17 Bucket List Worthy Mount Hood Hikes

With vast pine forests, vibrant alpine meadows, and cascading waterfalls, hiking in Mount Hood is every nature lover’s dream. We’ve rounded up the best Mount Hood hikes to highlight the variety of scenic trails, waterfall hikes, and backpacking trips you can experience in this mountain wilderness.

Tom Dick and Harry Mount Hood Oregon

Just south of the scenic Columbia River Gorge in Oregon is a hiker’s paradise. As the tallest peak in Oregon, towering 11,250 feet tall, Mount Hood can be seen on a clear day all the way from Portland and from Bend. 

An iconic symbol of the Pacific Northwest, this snow-capped peak sits at the center of the federally designated Mount Hood National Forest and Wilderness Area where there are endless trails and outdoor adventures to be found. 

We’ve put together a list of the best Mount Hood hikes, covering trails for beginners all the way up to challenging hikes for serious backpackers only. 

1. Tom, Dick, and Harry Mountain Trail

Tom Dick and Harry Mount Hood Oregon
  • Distance: 9.0 miles, out-and-back
  • Elevation: 1,709 feet
  • Difficulty Rating: Challenging
  • View the trail notes

The trail up Tom, Dick, and Harry Mountain is one of the most scenic hikes in Mount Hood with unobstructed views of 4 separate peaks: Mount Hood, Mount Rainier, Mount St. Helens, and Mount Jefferson. 

Starting at the Mirror Lake Trailhead near Government Camp, follow the trail to Mirror Lake and make your way up to viewpoints overlooking old-growth forests with a snowcappeed Mount Hood towering over the Salmon-Huckleberry Wilderness. This trail is best hiked during the summer and fall, and takes around 4.5 hours to complete.

2. Tamanawas Falls Trail

Tamanawas Falls Oregon

Just east of Mount Hood is where Cold Water Creek falls over a 110-foot lava cliffside deep in the Mount Hood Wilderness. Follow the North Fork of Cold Spring Creek up to this beautiful cascading waterfall. Near the end of the hike, there is a small boulder field where hiking poles are recommended since it can be challenging depending on your hiking experience.

During the late summer and fall months, the waterfall is pretty thin, but the summer wildflowers make the views to the falls worth it. In the winter months you can experience a frozen waterfall with a bit of snowshoeing to get there. This is a great trail to pair with other scenic Mount Hood hikes because it only takes 1.5 hours to complete, leaving a lot of room for more adventures.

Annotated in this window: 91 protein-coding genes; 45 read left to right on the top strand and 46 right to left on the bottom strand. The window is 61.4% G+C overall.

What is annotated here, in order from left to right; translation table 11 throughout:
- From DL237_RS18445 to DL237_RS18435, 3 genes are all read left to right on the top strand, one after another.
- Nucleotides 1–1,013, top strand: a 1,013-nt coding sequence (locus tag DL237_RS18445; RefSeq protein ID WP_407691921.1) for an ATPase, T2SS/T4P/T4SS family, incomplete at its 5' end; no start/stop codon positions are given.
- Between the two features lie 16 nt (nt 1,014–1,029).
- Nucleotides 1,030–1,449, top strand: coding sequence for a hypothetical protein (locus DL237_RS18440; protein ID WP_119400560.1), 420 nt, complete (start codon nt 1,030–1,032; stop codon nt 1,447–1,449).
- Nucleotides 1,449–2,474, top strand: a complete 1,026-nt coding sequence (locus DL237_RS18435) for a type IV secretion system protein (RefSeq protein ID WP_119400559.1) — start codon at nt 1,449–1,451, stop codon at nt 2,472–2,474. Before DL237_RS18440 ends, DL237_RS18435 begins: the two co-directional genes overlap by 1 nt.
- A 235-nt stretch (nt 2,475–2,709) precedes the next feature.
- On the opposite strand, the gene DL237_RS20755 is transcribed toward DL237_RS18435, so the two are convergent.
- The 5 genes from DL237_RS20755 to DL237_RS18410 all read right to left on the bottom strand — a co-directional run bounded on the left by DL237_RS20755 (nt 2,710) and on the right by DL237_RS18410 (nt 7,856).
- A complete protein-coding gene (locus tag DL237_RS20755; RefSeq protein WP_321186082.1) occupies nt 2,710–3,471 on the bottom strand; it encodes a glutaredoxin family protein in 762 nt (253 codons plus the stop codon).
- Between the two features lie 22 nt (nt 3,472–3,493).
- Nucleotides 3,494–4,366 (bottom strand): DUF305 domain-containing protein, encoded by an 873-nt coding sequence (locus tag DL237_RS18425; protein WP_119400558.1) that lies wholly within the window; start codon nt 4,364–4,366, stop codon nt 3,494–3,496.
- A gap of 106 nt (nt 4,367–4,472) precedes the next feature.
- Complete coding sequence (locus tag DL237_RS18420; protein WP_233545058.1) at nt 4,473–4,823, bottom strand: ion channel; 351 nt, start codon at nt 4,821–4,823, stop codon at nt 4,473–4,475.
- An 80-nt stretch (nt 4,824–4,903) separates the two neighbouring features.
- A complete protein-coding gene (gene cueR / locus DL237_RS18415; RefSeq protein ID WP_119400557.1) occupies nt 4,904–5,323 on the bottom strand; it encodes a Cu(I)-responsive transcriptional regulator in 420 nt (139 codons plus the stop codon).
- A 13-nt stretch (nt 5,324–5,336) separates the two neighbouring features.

3. McNeil Point Trail

McNeil Point (Jake Reichardt)
Image by Jake Reichardt via Alltrails
  • Distance: 10 miles, out-and-back
  • Elevation: 2,726 feet
  • Difficulty Rating: Challenging
  • View the trail notes

Beginning at the Top Spur Trailhead, the McNeil Point Trail has arguably one of the most unmatched views of Mount Hood you can find in the Pacific Northwest. This scenic trail is a follows two major hikes in Oregon, the Timberline Trail and the Pacific Crest Trail, and takes around 5.5-6 hours to complete.

Begin your hike through old-growth forest, around Bald Mountain, and watch as the trail opens up to reveal views of Mount Hood, and Mount Saint Helens and Mount Rainier on a clear day. At McNeil Point, lookout for the historic rocky shelter at the top.

4. Trillium Lake Loop Trail

Trillium Lake Trail Mount Hood Oregon

The Trillium Lake Trail is one of the most popular Mount Hood hikes. It’s an, easy scenic day hike that features a snowcapped Mount Hood as the backdrop of a still alpine lake. Since this trail is postcard worthy, you’ll share it with other day hikers, kayakers, swimmers, windsurfers, and more on a nice day.

Along the trail, hike over scenic boardwalks, through spruce-filled woods, and in the summer months, dozens of wildflower pockets among the forest floor. Since this trail is so trafficked, aim to arrive here early before the crowds.

5. Little Crater Lake Trail

Little Crater Lake Trail (Marit Hayden)
Image by Marit Hayden via Alltrails

One of the easiest hikes in Mount Hood is the Little Crater Lake Trail. This small spring developed in a layer of siltstone that slightly resembles the hot spring pools in Yellowstone National Park, but these are around 100-degrees cooler! 

This short trail takes less than ten minutes to complete and takes you through lush alpine meadows to a crystal clear, turquoise pool. Just past this trail, you can connect onto the Pacific Crest Trail and see more lush meadows and streams in the area.

6. Frog Lake Trail

Frog Lake Trail (JK's Adventures)
Image by JK’s Adventures via Alltrails

Unlike most lake hikes, Frog Lake doesn’t have a trail around the lake, but it does serve as trailhead for a variety of other adventures on the Frog Lakes Butte Trail, Twin Lakes Trail, and the Pacific Crest Trail. Explore these variety of trails or explore the lakeside among willow, huckleberry, lodgepole pine, cedar, hemlock, and other flora and fauna.

This short Mount Hood hike only takes around 30-minutes to complete, which is perfect if you’re exploring other hikes in the area south of Government Camp.

7. Lost Lake Loop

Mount Hood viewpoint at Lost Lake Oregon

The Lost Lake Loop is another picturesque day hike that, as you could have guessed, offers Mount Hood as a magnificent backdrop to your adventurous hiking trip in this National Forest. One of the last miles of this trail features a popular photo spot and one of the best views of the mountain top.

This is one of the best hikes in Mount Hood for families and little ones since it’s relatively flat throughout and offers small spurs with lake access to explore. Please note: you cannot access the lake from Late November into the Late Spring. 

8. Cooper Spur Trail

Cooper Spur Trail (Eric Katzenbach)
Image by Eric Katzenbach via Alltrails
  • Distance: 12.2 miles, out-and-back
  • Elevation: 5,055 feet
  • Difficulty Rating: Challenging
  • View the trail notes

Explore this bucketlist-worthy hike that takes you to the highest point on Mount Hood on a formal trail. From the top, you can gaze up at the snowcapped mountain and dream about your next adventure to the summit, watch ice fall from Elliot Glacier in the North, or look for Oregon’s remote desert wilderness in the East.